Just because your personal credit scores are bad, that doesn’t mean you can’t build business credit. It is possible to have bad personal credit and strong business credit. In fact, a recent review of small business owners who are checking and monitoring their business credit through Nav reveals that 14% of those who have a business and have poor personal credit have excellent business credit.
Starting the process of building business credit while you are trying to build or rebuild your personal credit can be a smart move. It takes time to build credit and the sooner you start, the sooner you can see results.
So how do you go about building business credit when your personal credit scores aren’t stellar? Here’s how:
Start with Terms
A number of companies allow business owners to purchase supplies “on terms” which allows those items to be paid for later. Net-30 terms, for example, means the payment is due thirty days after the invoice, and net-60 terms means the bill is due sixty days after the invoice date. Sometimes these payment arrangements will be reported to commercial credit agencies and subsequently appear on business credit reports. When you do business with companies that report, invoices that are paid on time can provide credit references that help build business credit.
If you have strong relationships with current vendors, you can start by asking whether they offer terms. If they do, ask whether they will report those accounts to business credit bureaus. If so, ask whether it’s possible for you to arrange terms. Even if they give you only a couple of weeks to pay (say net-15 terms), you can use one of these accounts to get started.
You’ll probably find, however, that you also need to find companies that extend terms to new customers and then report those payments. By purchasing items on terms from companies offering items commonly used by businesses— such as office, janitorial or restaurant supplies— you can build good business credit. The key is to find vendors and suppliers that won’t check your personal credit before extending terms. (Nav’s free tool called BusinessLauncher provides the names of companies that report.)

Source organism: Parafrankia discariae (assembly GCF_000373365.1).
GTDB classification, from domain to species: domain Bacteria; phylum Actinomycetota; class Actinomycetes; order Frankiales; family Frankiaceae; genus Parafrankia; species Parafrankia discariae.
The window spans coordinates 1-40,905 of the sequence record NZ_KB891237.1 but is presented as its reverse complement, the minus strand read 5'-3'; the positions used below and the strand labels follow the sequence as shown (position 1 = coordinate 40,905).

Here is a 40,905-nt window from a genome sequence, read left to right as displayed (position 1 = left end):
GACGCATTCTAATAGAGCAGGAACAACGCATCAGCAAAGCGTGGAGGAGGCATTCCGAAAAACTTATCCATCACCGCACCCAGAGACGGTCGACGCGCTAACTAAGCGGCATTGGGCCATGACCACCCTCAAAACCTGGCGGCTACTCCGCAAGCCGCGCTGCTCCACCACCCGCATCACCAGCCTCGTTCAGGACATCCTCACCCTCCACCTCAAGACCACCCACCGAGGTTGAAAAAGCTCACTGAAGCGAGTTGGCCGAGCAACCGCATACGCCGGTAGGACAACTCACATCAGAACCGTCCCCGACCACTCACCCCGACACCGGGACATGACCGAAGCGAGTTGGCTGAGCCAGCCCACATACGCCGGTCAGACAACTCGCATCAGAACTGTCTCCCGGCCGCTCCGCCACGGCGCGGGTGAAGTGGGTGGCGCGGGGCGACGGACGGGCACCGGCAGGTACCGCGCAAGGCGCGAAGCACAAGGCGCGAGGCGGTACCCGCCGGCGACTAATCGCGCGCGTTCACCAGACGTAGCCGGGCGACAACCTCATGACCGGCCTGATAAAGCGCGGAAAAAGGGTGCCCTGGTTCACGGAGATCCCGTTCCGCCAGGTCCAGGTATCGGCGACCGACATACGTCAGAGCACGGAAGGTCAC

As you build credit this way keep a few things in mind:
- Ideally you’ll want at least four or five accounts that appear on your business credit reports.
- Pay on time, or even early. This can help you earn a high business credit score as payment history is the most important factor in business credit scores.
- You don’t need to go into debt or carry balances to build credit. It’s perfectly fine to pay your balances in full.
Eventually, it’s a good idea to get a business credit card, which can provide another credit reference. But most card issuers evaluate those applications by reviewing the owner’s personal credit. Therefore, you may have to work on your personal credit first. Many issuers are looking for personal credit scores of at least 650 — 680, though minimum credit score requirements vary. (You can check and monitor your personal and business credit scores for free at Nav.)
There are also some lenders that do not require strong personal credit scores and provide loans, lines of credit or advances against future anticipated sales. These may provide crucial funding as you grow your business.